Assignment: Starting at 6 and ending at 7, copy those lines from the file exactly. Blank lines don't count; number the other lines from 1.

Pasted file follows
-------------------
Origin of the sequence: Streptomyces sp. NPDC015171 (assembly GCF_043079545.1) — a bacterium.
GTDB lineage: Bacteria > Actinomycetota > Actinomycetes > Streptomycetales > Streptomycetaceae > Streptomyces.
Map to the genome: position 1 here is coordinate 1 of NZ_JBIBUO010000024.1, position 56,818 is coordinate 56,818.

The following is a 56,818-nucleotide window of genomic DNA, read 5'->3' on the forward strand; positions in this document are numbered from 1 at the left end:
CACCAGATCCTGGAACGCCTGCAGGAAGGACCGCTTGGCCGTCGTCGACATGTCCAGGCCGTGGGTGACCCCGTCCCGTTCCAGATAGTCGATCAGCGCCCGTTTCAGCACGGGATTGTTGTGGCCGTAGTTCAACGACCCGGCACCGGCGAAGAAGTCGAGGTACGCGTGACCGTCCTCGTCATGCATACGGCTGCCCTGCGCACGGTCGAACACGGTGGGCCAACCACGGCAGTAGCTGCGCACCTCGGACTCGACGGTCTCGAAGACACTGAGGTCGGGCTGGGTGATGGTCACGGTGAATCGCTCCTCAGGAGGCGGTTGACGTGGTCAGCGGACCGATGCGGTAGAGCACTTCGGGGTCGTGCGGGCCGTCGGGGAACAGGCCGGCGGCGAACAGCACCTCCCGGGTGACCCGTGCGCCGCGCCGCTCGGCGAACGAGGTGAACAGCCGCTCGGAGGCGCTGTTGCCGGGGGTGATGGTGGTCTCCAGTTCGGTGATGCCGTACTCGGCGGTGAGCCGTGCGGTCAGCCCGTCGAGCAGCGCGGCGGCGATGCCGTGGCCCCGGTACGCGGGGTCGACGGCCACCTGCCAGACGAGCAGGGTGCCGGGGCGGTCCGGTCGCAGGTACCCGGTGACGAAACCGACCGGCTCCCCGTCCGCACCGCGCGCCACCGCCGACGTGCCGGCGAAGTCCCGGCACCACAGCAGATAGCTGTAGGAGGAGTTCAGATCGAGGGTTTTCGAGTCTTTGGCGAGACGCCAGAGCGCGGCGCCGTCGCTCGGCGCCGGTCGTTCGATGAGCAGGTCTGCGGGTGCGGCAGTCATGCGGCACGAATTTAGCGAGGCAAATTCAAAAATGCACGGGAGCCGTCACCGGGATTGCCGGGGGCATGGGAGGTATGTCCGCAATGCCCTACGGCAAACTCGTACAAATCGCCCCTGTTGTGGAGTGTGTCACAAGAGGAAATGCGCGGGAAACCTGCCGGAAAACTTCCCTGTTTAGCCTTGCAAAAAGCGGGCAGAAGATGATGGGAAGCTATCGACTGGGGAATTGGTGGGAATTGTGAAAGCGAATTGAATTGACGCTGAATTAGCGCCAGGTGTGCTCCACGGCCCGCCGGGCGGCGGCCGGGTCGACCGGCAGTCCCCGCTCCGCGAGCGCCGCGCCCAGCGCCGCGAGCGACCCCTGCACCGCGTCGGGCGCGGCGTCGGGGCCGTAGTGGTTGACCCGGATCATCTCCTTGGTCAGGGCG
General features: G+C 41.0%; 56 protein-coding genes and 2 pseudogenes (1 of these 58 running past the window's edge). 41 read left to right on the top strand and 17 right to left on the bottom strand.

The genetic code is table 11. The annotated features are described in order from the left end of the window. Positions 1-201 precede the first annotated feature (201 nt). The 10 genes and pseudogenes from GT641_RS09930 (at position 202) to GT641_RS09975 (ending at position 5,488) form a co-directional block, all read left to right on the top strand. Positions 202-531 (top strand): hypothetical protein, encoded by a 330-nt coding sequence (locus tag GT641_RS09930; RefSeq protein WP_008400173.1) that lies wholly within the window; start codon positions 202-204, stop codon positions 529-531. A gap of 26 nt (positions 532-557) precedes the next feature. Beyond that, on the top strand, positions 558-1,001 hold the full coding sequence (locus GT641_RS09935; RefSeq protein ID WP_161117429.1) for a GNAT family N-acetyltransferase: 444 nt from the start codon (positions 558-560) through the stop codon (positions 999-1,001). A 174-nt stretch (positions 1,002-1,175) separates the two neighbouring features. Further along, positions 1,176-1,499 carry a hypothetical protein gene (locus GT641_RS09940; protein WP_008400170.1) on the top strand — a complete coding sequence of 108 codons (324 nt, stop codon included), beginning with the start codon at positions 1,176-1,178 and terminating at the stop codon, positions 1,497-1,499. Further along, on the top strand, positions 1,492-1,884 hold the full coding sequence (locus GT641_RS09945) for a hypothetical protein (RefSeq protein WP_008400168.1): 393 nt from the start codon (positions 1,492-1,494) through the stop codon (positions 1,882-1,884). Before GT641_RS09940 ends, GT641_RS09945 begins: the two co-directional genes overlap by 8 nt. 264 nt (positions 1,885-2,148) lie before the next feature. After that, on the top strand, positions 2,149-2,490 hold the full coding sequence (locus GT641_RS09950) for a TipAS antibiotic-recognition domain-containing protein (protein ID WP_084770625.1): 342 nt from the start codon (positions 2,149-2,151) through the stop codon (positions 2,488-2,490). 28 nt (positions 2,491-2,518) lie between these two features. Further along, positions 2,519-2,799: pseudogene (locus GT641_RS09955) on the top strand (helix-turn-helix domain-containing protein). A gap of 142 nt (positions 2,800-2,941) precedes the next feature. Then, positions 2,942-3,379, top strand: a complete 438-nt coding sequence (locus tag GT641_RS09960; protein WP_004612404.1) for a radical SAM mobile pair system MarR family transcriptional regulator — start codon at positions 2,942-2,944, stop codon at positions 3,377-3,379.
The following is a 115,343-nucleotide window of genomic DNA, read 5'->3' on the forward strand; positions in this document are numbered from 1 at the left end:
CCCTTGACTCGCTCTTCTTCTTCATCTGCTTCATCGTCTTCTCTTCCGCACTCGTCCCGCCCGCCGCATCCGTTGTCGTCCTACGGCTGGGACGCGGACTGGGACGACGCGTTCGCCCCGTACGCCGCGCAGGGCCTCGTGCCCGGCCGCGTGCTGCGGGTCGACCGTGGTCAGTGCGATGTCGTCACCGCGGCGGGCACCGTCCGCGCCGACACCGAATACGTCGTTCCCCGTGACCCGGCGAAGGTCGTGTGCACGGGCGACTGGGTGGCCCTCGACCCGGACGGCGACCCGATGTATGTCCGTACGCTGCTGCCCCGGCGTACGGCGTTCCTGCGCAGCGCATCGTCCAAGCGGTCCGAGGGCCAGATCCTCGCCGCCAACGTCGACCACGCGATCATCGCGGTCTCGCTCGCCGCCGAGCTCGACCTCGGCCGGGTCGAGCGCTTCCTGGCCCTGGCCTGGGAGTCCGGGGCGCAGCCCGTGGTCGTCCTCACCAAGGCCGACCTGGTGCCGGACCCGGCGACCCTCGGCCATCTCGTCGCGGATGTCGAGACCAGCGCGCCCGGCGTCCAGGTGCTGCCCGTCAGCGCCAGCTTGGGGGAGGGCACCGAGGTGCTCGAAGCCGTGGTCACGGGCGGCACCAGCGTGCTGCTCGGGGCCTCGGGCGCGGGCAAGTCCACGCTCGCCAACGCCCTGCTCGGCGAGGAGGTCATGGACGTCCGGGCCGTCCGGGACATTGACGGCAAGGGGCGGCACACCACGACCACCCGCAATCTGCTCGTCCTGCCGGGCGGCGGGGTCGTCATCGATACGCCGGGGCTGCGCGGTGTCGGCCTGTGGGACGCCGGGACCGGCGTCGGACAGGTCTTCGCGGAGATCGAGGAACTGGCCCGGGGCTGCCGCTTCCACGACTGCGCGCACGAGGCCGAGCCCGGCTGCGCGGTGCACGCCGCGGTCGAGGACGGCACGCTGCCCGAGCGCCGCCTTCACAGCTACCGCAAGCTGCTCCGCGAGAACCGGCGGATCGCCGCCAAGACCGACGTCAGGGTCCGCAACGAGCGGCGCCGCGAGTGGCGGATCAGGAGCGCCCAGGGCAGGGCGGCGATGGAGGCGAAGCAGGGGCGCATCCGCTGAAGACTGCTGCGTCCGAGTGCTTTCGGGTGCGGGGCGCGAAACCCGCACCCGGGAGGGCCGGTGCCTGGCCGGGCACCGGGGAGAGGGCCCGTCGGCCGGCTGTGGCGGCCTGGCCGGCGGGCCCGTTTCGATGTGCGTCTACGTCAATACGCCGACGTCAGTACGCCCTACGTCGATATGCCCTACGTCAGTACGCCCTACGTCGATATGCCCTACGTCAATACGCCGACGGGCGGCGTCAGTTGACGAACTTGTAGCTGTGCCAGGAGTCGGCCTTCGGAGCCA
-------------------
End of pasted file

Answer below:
General features: G+C 41.0%; 56 protein-coding genes and 2 pseudogenes (1 of these 58 running past the window's edge). 41 read left to right on the top strand and 17 right to left on the bottom strand.

The genetic code is table 11. The annotated features are described in order from the left end of the window. Positions 1-201 precede the first annotated feature (201 nt). The 10 genes and pseudogenes from GT641_RS09930 (at position 202) to GT641_RS09975 (ending at position 5,488) form a co-directional block, all read left to right on the top strand. Positions 202-531 (top strand): hypothetical protein, encoded by a 330-nt coding sequence (locus tag GT641_RS09930; RefSeq protein WP_008400173.1) that lies wholly within the window; start codon positions 202-204, stop codon positions 529-531. A gap of 26 nt (positions 532-557) precedes the next feature. Beyond that, on the top strand, positions 558-1,001 hold the full coding sequence (locus GT641_RS09935; RefSeq protein ID WP_161117429.1) for a GNAT family N-acetyltransferase: 444 nt from the start codon (positions 558-560) through the stop codon (positions 999-1,001). A 174-nt stretch (positions 1,002-1,175) separates the two neighbouring features. Further along, positions 1,176-1,499 carry a hypothetical protein gene (locus GT641_RS09940; protein WP_008400170.1) on the top strand — a complete coding sequence of 108 codons (324 nt, stop codon included), beginning with the start codon at positions 1,176-1,178 and terminating at the stop codon, positions 1,497-1,499. Further along, on the top strand, positions 1,492-1,884 hold the full coding sequence (locus GT641_RS09945) for a hypothetical protein (RefSeq protein WP_008400168.1): 393 nt from the start codon (positions 1,492-1,494) through the stop codon (positions 1,882-1,884). Before GT641_RS09940 ends, GT641_RS09945 begins: the two co-directional genes overlap by 8 nt. 264 nt (positions 1,885-2,148) lie before the next feature. After that, on the top strand, positions 2,149-2,490 hold the full coding sequence (locus GT641_RS09950) for a TipAS antibiotic-recognition domain-containing protein (protein ID WP_084770625.1): 342 nt from the start codon (positions 2,149-2,151) through the stop codon (positions 2,488-2,490). 28 nt (positions 2,491-2,518) lie between these two features. Further along, positions 2,519-2,799: pseudogene (locus GT641_RS09955) on the top strand (helix-turn-helix domain-containing protein). A gap of 142 nt (positions 2,800-2,941) precedes the next feature. Then, positions 2,942-3,379, top strand: a complete 438-nt coding sequence (locus tag GT641_RS09960; protein WP_004612404.1) for a radical SAM mobile pair system MarR family transcriptional regulator — start codon at positions 2,942-2,944, stop codon at positions 3,377-3,379.